The first time I got hit was November 15, 2008, at basketball practice. I dove, a girl moved her knee and I smashed into it with my forehead. I was dizzy, confused, nauseated and my head was pounding.
Three weeks later, I was shooting around with a friend when a basketball hit me on the head. Since I was not symptom-free from my first concussion, my symptoms only became worse. This is called second impact syndrome.
My first concussion was right before finals. I tried my best, but my grades slipped. I had problems with short-term memory, fatigue and concentration. Months passed and my pediatric neurologist (not at OHSU) prescribed bed rest and medication that caused awful side effects. Their approach was "time and rest."
I had many different symptoms — lights and noise bothered me, and my eyes hurt whenever I used the computer or watched TV. I had a constant migraine, which caused me to wake up 10-12 times a night in pain. Nothing helped.
I went without any improvements for over a year. I often felt as if no one, not even the doctors, believed me when I described my problems. It became apparent during the few speech and physical therapy sessions I received that their philosophy was to teach me how to deal with my symptoms, not expect any improvements. A physical therapist told my mom to grieve for the person I had been, because I would never get back to that.
In January of 2010, we switched our insurance plan and were able to go to Dr. James Chesnutt and the concussion rehab team at OHSU. For the first time we felt there was hope. Dr. Chesnutt had me evaluated by a speech therapist and a physical therapist. I was also diagnosed with severe whiplash from my initial injury. This had never been diagnosed or treated, and I had to see a neck therapist who specialized in strengthening my neck. I went through six months of intense physical therapy as well as 11 months of speech therapy. The speech therapist gave me tools to help my memory, concentration and to increase my speed of processing. Dr. Chesnutt also referred me to an ophthalmologist who discovered previously hidden vision problems. Six weeks of vision therapy got my eyes working together, which further decreased my headache pain.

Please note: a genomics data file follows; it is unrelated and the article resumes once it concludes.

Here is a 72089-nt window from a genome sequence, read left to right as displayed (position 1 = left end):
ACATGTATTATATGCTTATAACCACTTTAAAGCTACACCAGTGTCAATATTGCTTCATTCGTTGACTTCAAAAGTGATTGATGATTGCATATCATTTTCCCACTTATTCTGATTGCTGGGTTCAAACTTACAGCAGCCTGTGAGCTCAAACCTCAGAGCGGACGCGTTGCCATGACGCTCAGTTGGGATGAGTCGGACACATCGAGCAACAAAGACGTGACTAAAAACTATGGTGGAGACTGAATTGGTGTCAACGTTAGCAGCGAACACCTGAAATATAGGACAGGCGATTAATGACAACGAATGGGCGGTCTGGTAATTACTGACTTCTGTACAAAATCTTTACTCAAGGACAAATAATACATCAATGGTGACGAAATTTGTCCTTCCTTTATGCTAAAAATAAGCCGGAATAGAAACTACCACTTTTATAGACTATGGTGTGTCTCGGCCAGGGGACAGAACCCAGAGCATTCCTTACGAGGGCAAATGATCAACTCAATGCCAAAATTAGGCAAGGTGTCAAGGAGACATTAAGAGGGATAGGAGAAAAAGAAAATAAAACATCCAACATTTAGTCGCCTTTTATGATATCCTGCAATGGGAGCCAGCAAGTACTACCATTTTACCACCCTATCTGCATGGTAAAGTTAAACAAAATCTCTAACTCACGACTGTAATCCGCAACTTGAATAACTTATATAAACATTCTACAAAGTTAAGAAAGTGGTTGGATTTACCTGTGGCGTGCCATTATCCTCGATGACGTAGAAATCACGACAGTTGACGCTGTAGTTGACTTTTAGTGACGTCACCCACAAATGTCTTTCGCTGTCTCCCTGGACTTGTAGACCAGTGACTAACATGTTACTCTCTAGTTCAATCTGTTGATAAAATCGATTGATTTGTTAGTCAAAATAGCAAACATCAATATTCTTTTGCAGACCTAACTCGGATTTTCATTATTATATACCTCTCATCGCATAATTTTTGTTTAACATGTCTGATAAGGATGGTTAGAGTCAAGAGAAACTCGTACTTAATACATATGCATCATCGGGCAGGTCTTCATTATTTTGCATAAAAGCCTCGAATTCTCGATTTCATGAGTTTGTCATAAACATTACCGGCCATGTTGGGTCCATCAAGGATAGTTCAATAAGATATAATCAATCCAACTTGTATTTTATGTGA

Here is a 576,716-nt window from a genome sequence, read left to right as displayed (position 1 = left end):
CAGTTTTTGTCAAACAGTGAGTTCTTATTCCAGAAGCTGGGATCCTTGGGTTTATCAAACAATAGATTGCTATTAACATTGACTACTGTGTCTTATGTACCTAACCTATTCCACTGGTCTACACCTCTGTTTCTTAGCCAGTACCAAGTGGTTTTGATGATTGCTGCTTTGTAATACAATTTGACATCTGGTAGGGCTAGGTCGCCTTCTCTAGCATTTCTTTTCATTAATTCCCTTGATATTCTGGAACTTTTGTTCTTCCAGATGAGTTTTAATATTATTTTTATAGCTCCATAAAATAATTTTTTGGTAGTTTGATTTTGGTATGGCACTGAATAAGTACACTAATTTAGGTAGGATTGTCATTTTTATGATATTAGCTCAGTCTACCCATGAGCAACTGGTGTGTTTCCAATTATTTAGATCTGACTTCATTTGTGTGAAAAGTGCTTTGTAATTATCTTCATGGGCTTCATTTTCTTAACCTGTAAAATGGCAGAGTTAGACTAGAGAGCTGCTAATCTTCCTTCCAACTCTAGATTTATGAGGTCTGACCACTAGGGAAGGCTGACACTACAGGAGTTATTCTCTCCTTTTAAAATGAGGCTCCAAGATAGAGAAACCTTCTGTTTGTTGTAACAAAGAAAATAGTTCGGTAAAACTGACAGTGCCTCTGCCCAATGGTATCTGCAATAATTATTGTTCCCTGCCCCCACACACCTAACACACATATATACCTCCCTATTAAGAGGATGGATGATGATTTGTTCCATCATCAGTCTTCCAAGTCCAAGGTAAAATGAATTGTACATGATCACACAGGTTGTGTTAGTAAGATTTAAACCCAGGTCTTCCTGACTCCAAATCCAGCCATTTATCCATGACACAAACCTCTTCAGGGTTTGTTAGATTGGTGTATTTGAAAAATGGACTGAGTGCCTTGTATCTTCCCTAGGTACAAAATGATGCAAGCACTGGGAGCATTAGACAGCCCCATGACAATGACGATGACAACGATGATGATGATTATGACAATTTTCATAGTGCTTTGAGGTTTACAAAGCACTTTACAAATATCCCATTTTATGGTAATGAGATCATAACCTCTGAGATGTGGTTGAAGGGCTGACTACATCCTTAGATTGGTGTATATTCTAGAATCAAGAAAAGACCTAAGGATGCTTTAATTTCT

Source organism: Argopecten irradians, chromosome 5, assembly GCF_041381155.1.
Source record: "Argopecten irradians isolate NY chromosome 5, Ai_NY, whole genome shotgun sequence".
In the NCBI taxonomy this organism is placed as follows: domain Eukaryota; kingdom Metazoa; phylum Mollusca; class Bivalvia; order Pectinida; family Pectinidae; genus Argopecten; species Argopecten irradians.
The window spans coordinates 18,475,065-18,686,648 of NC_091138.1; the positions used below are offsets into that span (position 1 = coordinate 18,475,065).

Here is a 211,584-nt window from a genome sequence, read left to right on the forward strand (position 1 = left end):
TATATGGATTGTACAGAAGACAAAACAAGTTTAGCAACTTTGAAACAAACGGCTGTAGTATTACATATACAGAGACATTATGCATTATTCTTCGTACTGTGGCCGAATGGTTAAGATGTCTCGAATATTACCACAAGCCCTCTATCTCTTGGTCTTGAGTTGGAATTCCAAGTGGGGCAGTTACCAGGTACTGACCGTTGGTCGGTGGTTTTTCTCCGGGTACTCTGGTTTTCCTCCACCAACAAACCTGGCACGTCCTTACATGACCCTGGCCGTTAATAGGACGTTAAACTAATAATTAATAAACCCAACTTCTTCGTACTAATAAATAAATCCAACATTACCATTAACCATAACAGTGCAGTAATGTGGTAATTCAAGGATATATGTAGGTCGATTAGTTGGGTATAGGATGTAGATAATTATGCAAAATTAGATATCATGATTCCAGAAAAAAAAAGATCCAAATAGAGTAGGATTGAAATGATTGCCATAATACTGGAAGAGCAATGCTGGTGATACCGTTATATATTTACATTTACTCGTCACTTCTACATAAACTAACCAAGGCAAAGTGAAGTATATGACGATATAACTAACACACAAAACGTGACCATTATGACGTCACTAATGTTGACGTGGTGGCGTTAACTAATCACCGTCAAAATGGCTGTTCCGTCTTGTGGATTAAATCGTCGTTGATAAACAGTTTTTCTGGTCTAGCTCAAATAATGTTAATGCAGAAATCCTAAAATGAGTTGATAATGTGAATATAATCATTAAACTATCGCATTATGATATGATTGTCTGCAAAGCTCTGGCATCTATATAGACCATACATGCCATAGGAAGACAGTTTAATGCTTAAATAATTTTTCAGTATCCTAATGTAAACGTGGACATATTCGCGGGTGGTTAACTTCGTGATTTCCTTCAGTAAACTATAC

My OHSU therapists not only believed me – they believed in me. They went the extra mile to make sure I was at my best. Dr. Chesnutt wants to make sure I'm doing better in every area of my life. Instead of hoping I would get better he actually made it happen. I missed one year of school altogether, and I couldn't play sports for two years. Dr. Chesnutt's first priority was my safety; even though time was passing, he was patient and made sure I didn't rush back too soon. At the same time, he helped lead me back to a regular life again.
Now I'm back to my "normal" life, back in school full-time, and playing on the Aloha High School Varsity basketball team. I am senior vice president of my class for the 2011-2012 school year, and I am catching up with my credits to graduate with my class of 2012.
Concussions change you emotionally, physically and mentally. In the two years of having this concussion I lost a lot, but I have gained even more. As strange as it sounds, I'm actually thankful this happened. The injuries helped shape me into a better person and have opened up many opportunities. And the best part? I got to meet all these amazing people at OHSU.